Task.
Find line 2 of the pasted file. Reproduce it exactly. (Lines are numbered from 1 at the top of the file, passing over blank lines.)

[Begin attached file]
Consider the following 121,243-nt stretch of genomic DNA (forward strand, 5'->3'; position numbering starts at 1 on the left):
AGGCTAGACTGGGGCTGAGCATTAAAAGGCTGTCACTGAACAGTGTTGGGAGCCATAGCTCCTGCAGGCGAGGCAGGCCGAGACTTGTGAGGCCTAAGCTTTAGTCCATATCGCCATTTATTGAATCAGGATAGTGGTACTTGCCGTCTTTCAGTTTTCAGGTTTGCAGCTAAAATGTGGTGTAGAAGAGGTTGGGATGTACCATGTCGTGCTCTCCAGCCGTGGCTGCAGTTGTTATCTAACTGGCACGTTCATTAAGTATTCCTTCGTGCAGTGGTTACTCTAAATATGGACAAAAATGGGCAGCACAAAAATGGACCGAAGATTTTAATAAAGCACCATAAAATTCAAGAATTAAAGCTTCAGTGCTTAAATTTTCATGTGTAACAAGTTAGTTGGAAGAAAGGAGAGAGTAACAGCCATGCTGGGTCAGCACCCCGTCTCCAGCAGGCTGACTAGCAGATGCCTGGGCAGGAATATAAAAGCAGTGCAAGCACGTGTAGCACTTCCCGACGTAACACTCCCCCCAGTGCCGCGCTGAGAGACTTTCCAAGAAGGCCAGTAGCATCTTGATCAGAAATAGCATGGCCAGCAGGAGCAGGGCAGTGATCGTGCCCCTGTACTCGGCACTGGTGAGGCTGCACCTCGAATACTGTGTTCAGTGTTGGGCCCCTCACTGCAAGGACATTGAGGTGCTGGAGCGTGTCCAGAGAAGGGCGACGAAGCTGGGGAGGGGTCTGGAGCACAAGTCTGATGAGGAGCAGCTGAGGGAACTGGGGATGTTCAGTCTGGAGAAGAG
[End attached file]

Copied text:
AGGCTAGACTGGGGCTGAGCATTAAAAGGCTGTCACTGAACAGTGTTGGGAGCCATAGCTCCTGCAGGCGAGGCAGGCCGAGACTTGTGAGGCCTAAGCTTTAGTCCATATCGCCATTTATTGAATCAGGATAGTGGTACTTGCCGTCTTTCAGTTTTCAGGTTTGCAGCTAAAATGTGGTGTAGAAGAGGTTGGGATGTACCATGTCGTGCTCTCCAGCCGTGGCTGCAGTTGTTATCTAACTGGCACGTTCATTAAGTATTCCTTCGTGCAGTGGTTACTCTAAATATGGACAAAAATGGGCAGCACAAAAATGGACCGAAGATTTTAATAAAGCACCATAAAATTCAAGAATTAAAGCTTCAGTGCTTAAATTTTCATGTGTAACAAGTTAGTTGGAAGAAAGGAGAGAGTAACAGCCATGCTGGGTCAGCACCCCGTCTCCAGCAGGCTGACTAGCAGATGCCTGGGCAGGAATATAAAAGCAGTGCAAGCACGTGTAGCACTTCCCGACGTAACACTCCCCCCAGTGCCGCGCTGAGAGACTTTCCAAGAAGGCCAGTAGCATCTTGATCAGAAATAGCATGGCCAGCAGGAGCAGGGCAGTGATCGTGCCCCTGTACTCGGCACTGGTGAGGCTGCACCTCGAATACTGTGTTCAGTGTTGGGCCCCTCACTGCAAGGACATTGAGGTGCTGGAGCGTGTCCAGAGAAGGGCGACGAAGCTGGGGAGGGGTCTGGAGCACAAGTCTGATGAGGAGCAGCTGAGGGAACTGGGGATGTTCAGTCTGGAGAAGAG